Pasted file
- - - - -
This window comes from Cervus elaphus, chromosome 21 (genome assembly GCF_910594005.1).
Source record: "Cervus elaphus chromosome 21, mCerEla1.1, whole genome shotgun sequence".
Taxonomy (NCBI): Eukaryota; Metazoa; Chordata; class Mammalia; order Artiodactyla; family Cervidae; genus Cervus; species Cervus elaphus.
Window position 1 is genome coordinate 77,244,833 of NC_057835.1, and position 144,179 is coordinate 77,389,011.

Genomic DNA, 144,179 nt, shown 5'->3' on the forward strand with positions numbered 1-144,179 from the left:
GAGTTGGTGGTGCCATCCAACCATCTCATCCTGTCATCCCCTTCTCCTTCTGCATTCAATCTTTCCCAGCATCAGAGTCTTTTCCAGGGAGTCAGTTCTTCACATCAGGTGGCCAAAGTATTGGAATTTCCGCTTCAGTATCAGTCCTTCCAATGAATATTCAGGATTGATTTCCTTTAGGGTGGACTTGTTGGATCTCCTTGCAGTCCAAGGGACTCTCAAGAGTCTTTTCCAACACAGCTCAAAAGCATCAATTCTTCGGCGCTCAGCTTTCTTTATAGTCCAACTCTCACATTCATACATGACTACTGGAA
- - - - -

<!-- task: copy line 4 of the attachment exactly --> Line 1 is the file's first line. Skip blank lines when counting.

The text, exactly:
Window position 1 is genome coordinate 77,244,833 of NC_057835.1, and position 144,179 is coordinate 77,389,011.